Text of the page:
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US Capitol Police watchdog slams 'deficiencies' before January 6 attack

US Rep. Ilhan Omar (D-MN) (L) talks with Speaker of the House Nancy Pelosi (D-CA) during a rally with fellow Democrats before voting on H.R. 1, or the People Act, on the East Steps of the US Capitol on March 08, 2019 in Washington, DC. (AFP photo)
Members of the National Guard wear protective masks on duty outside of the US Capitol on March 4, 2021 in Washington, DC. (Photo by AFP)

The watchdog for the US Capitol Police has censured "deficiencies" in the agency’s handling of intelligence that led to the deadly January 6 attack on the Congress.

According to a report obtained by CBS News, Capitol Police Inspector General Michael Bolton said officials from the US Capitol Police failed to act on intelligence that suggested supporters of former President Donald Trump coming to rally that day could be armed and had planned to "target" Congress.

Bolton also found that Capitol Police “did not prepare a comprehensive, Department-wide plan for demonstrations planned for January 6, 2021.”

The report documented the department's failure to pass along "relevant information obtained from outside sources," including a memo from the FBI's Norfolk division on the eve of the attack, which warned of the "potential for violence…in connection with a planned 'Stop the Steal' protest on 6 January 2021."

It also said that late in the evening on January 5, a Capitol Police intelligence officer had pulled the memo from the FBI system and emailed it around internally. Former Capitol Police Chief Steve Sund told lawmakers in late February that he had not received a copy of the report.

The report said the department disseminated “conflicting intelligence information” leading up to the assault, as well as “inconsistencies” in Capitol Police’s planning for the event.

Capitol Police said in a statement after the report that it had made “significant” improvements to its security posture prior to January 6 but acknowledged that it had “internal challenges” with communication, which it is correcting.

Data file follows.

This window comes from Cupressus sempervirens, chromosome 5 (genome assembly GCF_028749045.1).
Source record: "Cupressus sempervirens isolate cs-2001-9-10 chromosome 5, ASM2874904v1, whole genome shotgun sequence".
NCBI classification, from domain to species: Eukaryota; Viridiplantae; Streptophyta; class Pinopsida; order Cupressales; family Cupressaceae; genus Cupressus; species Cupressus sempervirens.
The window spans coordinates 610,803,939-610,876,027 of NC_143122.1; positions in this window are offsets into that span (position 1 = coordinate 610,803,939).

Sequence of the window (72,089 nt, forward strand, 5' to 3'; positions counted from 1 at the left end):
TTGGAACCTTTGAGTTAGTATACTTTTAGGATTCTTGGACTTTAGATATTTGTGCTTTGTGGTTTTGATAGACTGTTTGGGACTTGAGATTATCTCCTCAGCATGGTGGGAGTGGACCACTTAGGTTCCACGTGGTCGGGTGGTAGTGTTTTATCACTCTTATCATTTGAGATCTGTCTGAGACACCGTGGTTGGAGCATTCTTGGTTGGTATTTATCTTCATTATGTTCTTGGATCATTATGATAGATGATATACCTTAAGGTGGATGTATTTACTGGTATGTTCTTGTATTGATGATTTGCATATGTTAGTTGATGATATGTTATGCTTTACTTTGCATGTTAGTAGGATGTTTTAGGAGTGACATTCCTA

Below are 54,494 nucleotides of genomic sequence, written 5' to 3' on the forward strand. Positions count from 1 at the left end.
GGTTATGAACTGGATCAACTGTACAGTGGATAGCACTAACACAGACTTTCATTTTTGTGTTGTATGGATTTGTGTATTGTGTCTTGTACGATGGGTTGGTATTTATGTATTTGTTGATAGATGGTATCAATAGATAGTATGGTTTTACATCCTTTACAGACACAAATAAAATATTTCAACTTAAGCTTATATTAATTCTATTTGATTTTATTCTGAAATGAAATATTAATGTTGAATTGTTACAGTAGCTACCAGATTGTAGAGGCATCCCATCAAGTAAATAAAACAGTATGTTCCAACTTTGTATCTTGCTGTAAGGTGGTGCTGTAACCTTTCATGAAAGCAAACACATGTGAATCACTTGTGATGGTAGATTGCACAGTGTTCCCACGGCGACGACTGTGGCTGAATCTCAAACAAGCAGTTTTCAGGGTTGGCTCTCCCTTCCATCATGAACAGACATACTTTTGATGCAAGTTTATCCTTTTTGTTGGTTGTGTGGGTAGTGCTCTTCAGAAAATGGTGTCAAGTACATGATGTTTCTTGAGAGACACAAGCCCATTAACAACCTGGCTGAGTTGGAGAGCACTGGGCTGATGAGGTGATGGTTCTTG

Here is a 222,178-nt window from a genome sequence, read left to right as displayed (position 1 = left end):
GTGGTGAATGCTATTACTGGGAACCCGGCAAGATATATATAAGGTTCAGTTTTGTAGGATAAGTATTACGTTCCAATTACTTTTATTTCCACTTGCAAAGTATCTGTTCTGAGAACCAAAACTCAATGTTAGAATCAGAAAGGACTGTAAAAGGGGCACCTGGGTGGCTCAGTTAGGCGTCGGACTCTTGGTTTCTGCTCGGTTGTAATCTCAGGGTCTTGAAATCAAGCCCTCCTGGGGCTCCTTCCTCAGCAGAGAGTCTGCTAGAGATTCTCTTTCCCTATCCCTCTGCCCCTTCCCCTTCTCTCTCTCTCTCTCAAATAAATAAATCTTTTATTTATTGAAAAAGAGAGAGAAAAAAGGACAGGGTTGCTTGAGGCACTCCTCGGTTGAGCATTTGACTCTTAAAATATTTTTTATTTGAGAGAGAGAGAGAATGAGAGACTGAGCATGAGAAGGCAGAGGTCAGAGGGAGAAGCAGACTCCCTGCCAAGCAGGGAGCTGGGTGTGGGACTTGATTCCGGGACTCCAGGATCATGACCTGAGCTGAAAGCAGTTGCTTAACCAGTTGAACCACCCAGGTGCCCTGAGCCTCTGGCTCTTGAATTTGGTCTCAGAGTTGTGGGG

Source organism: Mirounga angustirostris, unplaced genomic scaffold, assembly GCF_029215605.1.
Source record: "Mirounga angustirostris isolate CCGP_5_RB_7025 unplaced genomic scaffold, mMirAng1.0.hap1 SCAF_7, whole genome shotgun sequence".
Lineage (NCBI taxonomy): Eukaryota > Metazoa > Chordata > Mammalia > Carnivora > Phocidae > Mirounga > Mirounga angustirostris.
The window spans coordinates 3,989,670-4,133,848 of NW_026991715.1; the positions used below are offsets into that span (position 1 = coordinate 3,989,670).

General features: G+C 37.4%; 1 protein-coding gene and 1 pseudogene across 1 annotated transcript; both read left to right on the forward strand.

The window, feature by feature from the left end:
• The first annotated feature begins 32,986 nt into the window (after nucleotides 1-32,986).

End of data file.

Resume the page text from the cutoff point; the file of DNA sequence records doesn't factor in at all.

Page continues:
“The USCP acknowledges it had internal challenges including communication issues and inadequate training, which it is correcting,” it said. “The Department has also taken significant steps to facilitate the flow of intelligence to all of its sworn personnel, its law enforcement partners and stakeholders.”

On the day of the attack, and before the raid was carried out, Trump told his loyalists in Washington, DC to show their support for him and asked them to "stop the steal" as lawmakers were in the process of confirming his defeat. Trump has been claiming to this day that he won the election and that it was stolen from him.

Trump was impeached by the US House of Representatives a historic second time for the instigation of the attack.

Five people were killed in the raid, including a police officer who reportedly died after inhaling bear spray used against him by one Trump supporter.

So far, more than 300 individuals from the mob have been charged on criminal counts ranging from conspiracy to attacking police and obstructing Congress.

At least 18 people associated with the far-right "Proud Boys" group have been charged, and nine people tied to the anti-government militia known as the Oath Keepers are facing charges that they conspired as far back as November to storm the Capitol and block Congress from certifying Trump's defeat.

Senate Judiciary Committee Chairman Dick Durbin has blamed the US government for doing too little too late to fight the far-right extremists.


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